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Residential Care Quality Improvement

"One state in particular stood out as leading the field in using evaluation to inform practice. Utah contracted with the University of Utah to conduct a thorough evaluation of its congregate care programs (e.g., outcome measures, qualitative interviews with youth). This evaluation process has the capacity to immediately respond with staff training when the needs of the placed children require it. Much is needed in the development of evidence-informed and evidenced-based treatment programs for children with serious mental and behavioral challenges, and this is a promising evaluation model that can help build evidence for effective practices."  - Office of the Administration for Children & Families

Key Research Personnel

  • Mathew Davis, Ph.D.
  • Mindy Vanderloo, Ph.D.
  • Mike Tanana, Ph.D.
  • Kristen West, M.P.A.

Background

The goal of the Utah’s Division of Child and Family Services (DCFS) program improvement project is to increase the effectiveness of the residential and in-home services provided to neglected and abused children by implementing a protocol for evaluating and improving these services.

Evaluating and improving services is important to meeting the needs of the children and families involved with DCFS, by ensuring practice is evidence-based.  Leading researchers and practitioners across many social service domains agree that although the evidence of what works is becoming quite clear, evidence-based principles and programs are being implemented into routine practice at an exceedingly slow pace (Balas & Boren, 2000; Fixsen, Blasé, Metz, & Van Dyke, 2013).  For example, Balas and Boren (2000) estimated that only 14% of social service programs are effective, even after many years of providing care.  That being said,  Fixsen, Blasé, Timbers, and Wolf (2001) “reported 80% success in about 3 years” when evidence-based programs are implemented as intended, with adequate initial and ongoing training for staff (as cited in Fixsen et al., 2013, p. 220).  Fixsen, Naoom, Blasé, Friedman, and Wallace (2005), among others, have shown empirically based evaluation and improvement structures can allow even new programs to rapidly reach a state of expertise and effectiveness.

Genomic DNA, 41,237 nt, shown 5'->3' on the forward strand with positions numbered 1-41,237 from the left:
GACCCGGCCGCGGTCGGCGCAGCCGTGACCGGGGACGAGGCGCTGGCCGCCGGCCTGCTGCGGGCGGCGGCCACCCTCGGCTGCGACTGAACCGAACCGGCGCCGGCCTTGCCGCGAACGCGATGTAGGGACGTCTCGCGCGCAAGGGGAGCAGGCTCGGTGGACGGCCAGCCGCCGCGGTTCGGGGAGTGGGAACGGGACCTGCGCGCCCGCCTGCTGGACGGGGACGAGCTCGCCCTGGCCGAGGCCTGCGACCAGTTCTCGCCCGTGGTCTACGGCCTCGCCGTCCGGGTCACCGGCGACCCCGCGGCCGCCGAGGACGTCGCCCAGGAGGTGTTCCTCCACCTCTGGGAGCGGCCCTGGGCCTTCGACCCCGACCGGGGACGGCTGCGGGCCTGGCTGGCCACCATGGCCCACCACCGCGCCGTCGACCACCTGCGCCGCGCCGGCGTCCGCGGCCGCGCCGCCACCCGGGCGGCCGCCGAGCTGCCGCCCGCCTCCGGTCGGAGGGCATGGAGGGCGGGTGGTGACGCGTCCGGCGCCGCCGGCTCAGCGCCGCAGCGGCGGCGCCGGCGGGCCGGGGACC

To this end, the Social Research Institute (SRI) at the University of Utah has developed a system for continuous evaluation and quality improvement using evidence-based principles of evaluation and improvement. This system is being used by DCFS to evaluate and improve both residential and in-home services.

The evaluation is structured into four steps: 

Step 1: Check Target Population. Measure whether appropriate children enter the service or program. Read more. 

Step 2: Assess Adherence. Assess the level of adherence to evidence-based practices of the service or program. Read more.

Step 3: Measure Changes. Measure changes exhibited by the children after receiving the service or program. Read more.

Step 4: Provide Technical Assistance. Provide technical assistance to improve the quality of the service or program. Read more.

View References

Last Updated: 11/30/18